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Acta Cirurgica Brasileira

versão impressa ISSN 0102-8650versão On-line ISSN 1678-2674

Acta Cir. Bras. v.23 n.6 São Paulo nov./dez. 2008 



Oxidant/antioxidant balance in patients with thyroid cancer1



Melih AkinciI; Funda KosovaII; Bahadir ÇetinIII; Aylin SepiciIV; Nilgün AltanV; Sebahattin AslanVI; Abdullah ÇetinVII

IMD, Diskapi Research and Training Hospital, Department of 4. General Surgery, Ankara, Turkey
IIMD,Celal Bayar University, Department of Biochemistry, Manisa, Turkey
IIIMD, Associate Prof, Ankara Oncology Hospital, Department of 1. General Surgery, Ankara, Turkey
IVMD, Gazi University, School of Medicine, Department of Medical Biochemistry, Ankara, Turkey
VMD, Gazi University, School of Medicine, Department of Medical Biochemistry, Ankara, Turkey
VIMD, Ankara Oncology Hospital, Department of 1. General Surgery, Ankara, Turkey
VIIMD, Ankara Oncology Hospital, Department of 1. General Surgery, Ankara, Turkey





PURPOSE: To compare the antioxidant enzyme activities of superoxide dismutase (SOD), glutathione peroxidase (GSH-Px) and the levels of lipid peroxidation product malondialdehyde (MDA) in blood samples of thyroid cancer patients compared to healthy controls.
43 control subjects (mean age 44±13 years) and 43 patients (43±13 years) presented with multinodular goiter whose fine needle aspiration revealed malignant cytology were included into this study. The SOD, MDA and GSH-Px activities were measured in control subjects, and before/20 days after thyroidectomy in thyroid cancer patients.
RESULTS: SOD activities of pre-thyroidectomy, post-thyroidectomy and control groups were not different (p>0.05). Before thyroidectomy GSH-Px activities were lower (p<0.05) and MDA levels were higher (p<0.05) than the control group. In post- thyroidectomy, GSH-Px activity (p<0.05) increased, and MDA levels (p<0.05) decreased compared to prethyroidectomy levels. After thyroidectomy GSH-Px activity was significantly higher than the control group (p<0.05). Although post-thyroidectomy MDA levels significantly decreased, they were still higher than the control group (p<0.05).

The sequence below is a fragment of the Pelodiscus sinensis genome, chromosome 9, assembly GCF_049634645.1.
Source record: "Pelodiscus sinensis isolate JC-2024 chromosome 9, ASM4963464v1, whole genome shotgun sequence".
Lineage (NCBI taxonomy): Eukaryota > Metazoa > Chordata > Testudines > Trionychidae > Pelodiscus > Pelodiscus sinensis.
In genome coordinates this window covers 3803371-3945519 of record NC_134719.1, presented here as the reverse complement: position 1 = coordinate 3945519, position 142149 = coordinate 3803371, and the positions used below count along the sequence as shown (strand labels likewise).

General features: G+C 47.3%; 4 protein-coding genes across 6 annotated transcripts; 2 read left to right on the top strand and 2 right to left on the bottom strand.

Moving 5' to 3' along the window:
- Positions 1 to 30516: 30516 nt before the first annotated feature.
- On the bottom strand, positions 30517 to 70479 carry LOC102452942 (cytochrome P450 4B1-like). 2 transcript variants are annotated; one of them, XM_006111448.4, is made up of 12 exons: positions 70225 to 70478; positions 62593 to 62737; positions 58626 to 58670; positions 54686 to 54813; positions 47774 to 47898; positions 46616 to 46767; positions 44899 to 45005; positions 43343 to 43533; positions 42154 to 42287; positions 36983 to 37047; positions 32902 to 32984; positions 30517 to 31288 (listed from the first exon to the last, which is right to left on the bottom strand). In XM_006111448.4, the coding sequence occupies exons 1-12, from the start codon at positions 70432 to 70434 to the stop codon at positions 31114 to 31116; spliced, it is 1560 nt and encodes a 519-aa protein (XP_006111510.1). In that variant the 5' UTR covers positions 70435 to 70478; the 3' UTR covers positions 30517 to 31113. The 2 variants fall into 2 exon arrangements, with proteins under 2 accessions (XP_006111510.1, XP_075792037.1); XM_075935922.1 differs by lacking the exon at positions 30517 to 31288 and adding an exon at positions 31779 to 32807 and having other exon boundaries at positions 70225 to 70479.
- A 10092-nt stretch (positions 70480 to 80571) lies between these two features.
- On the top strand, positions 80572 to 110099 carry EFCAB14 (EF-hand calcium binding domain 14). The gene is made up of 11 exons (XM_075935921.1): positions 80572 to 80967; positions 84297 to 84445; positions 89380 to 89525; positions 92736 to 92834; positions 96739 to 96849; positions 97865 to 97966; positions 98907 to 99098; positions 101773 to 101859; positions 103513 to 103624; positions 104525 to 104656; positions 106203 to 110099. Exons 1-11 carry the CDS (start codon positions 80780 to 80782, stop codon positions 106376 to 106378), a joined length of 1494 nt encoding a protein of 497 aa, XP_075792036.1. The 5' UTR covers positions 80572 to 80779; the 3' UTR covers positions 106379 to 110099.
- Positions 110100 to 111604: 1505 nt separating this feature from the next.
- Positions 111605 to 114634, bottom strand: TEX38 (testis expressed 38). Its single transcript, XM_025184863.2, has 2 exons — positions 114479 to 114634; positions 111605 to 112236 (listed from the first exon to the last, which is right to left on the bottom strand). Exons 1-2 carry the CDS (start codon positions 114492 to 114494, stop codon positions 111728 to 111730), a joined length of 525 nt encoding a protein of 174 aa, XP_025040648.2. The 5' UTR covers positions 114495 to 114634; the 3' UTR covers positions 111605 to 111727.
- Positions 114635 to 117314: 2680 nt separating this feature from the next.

The superoxide dismutase does not seem to change with thyroid cancer and thyroidectomy but both antioxidant glutathione peroxidase and lipid peroxidation product malondialdehyde do. These preliminary findings may point out oxidant/antioxidant imbalance associated with thyroid cancer.

Key words: Thyroid Neoplasms. Enzymes, Antioxidants. Malondialdehyde. Superoxide Dismutase. Glutathione Peroxidase.




Oxidative stress, which is characterized as a misbalance between free radicals and antioxidants in favour of radicals, participates in the pathogenesis of many diseases and their complications1. Reactive oxygen species (ROS) consisting mainly of superoxide, hydrogen peroxide and hydroxyl radical, have been conventionally considered to have carcinogenic potential2 and to promote invasiveness3.

The levels of ROS are controlled by antioxidant enzymes, such as superoxide dismutase (SOD), glutathione peroxidase (GSH-Px). Serum malondialdehyde (MDA) level as a marker for lipid peroxidation is commonly used as an indicator for oxidative damage in cells and tissues4. The balance between the formation and removal of lipid peroxides determines the peroxide level in cells. This balance can be disturbed if cellular defences are decreased or if there is a significant increase in peroxidative reactions5.

The oxidative stress is common in the thyroid tissue during utilization of H2O2 for thyroxin synthesis, the inflammation produces ROS, and when tumour has active proliferation6,7. However, very little is known about oxidant/antioxidant balance in thyroid cancer8. Yet, there is not any study evaluating the effect of complete resection of the thyroid tissue on this balance.

Thus, in order to further delineate the role of oxidant antioxidant balance in thyroid cancer, the aim of this study was to evaluate the antioxidant enzyme activities such as SOD, GSH-Px and the level of lipid peroxidation product MDA in blood samples of thyroid cancer patients before and after the thyroidectomy operation compared with healthy controls.



This is an age-and sex-matched case-control study, conducted at Department of Medical Biochemistry of Gazi University of Medicine and Department of General Surgery of Ankara Oncology Hospital, Ankara, Turkey. The study was approved by the hospital Ethical committee. All the patients and the volunteers involved in the study gave informed consent.